Based on qualitative research of women that cared in the past or care now for their frail elderly mothers, this article aims to describe and explain some of the factors leading to the predominance of women in informal care for the elderly. The article builds on Sandra Harding’s and Joan W. Scott’s concept of gender. Their concept defines gender as a category operating at multiple interconnected levels. Based on the analysis of interviews with biographical components, we show the impact of cultural and structural factors on women’s decisions to take care, and how these factors are gender structured. Among cultural factors we focus on the process of socialization; we analyse the effect of gender norms of care and the issue of cultural taboos in intimate care. Among structural factors we focus on paid work, the gender division of labour in the family and non/availability of formal care services. On the basis of caregivers’ stories we show how these factors coherently and simultaneously strengthen the connection between women and providing hands-on care. We also identify emerging disruptions in this gender-conservative model of informal care.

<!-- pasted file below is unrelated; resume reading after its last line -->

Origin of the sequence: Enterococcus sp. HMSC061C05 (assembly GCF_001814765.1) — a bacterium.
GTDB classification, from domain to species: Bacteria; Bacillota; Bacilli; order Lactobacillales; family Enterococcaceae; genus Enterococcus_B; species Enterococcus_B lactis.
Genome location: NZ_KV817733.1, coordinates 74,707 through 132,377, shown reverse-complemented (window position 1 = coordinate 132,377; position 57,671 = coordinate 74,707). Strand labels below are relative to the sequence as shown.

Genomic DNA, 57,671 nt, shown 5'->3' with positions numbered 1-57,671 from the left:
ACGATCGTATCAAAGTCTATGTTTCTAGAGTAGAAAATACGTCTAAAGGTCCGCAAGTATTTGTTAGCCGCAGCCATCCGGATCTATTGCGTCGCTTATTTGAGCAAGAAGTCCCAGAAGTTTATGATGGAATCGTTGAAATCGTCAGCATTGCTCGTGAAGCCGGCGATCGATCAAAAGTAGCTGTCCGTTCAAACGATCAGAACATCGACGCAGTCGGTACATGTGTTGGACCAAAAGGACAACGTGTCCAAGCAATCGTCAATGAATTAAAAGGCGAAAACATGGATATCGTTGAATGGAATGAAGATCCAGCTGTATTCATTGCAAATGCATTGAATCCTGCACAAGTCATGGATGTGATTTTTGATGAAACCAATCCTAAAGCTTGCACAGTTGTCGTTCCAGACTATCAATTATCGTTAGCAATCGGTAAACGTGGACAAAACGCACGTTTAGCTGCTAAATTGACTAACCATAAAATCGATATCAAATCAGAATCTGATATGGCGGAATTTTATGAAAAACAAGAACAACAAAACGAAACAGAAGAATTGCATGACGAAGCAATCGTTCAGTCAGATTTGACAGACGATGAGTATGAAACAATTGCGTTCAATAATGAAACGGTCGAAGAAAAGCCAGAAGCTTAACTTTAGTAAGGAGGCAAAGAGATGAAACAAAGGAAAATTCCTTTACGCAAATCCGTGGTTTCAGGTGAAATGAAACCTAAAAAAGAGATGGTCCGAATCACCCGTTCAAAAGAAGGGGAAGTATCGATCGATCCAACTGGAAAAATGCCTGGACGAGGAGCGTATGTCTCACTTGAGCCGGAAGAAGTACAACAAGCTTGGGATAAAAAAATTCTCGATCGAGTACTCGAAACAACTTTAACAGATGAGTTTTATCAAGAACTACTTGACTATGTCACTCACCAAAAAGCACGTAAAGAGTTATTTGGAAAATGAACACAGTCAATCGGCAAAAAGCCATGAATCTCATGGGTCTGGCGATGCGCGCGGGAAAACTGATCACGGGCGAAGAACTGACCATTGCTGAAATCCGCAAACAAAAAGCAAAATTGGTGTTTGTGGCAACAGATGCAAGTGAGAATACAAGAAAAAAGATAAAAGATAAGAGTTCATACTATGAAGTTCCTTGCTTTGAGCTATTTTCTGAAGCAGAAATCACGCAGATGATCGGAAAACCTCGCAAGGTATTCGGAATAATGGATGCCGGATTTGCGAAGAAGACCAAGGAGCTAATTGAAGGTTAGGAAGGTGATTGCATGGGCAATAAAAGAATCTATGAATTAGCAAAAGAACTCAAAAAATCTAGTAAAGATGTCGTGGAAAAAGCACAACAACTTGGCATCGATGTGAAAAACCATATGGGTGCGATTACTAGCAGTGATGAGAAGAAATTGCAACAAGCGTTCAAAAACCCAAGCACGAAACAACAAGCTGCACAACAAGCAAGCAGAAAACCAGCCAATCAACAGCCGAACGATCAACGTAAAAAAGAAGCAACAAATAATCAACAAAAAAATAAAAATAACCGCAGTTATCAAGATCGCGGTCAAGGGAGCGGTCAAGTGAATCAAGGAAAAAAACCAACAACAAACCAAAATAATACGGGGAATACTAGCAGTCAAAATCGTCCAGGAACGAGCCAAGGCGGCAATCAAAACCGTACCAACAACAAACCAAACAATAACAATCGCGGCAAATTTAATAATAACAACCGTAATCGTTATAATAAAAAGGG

Peer-reviewed journal article
Dudová Radka, Volejníčková Romana. 2014. „Proč ženy pečují? Gender a neformální péče o seniory.“ Gender, rovné příležitosti, výzkum 15 (1): 41-54. ISSN 1213-0028.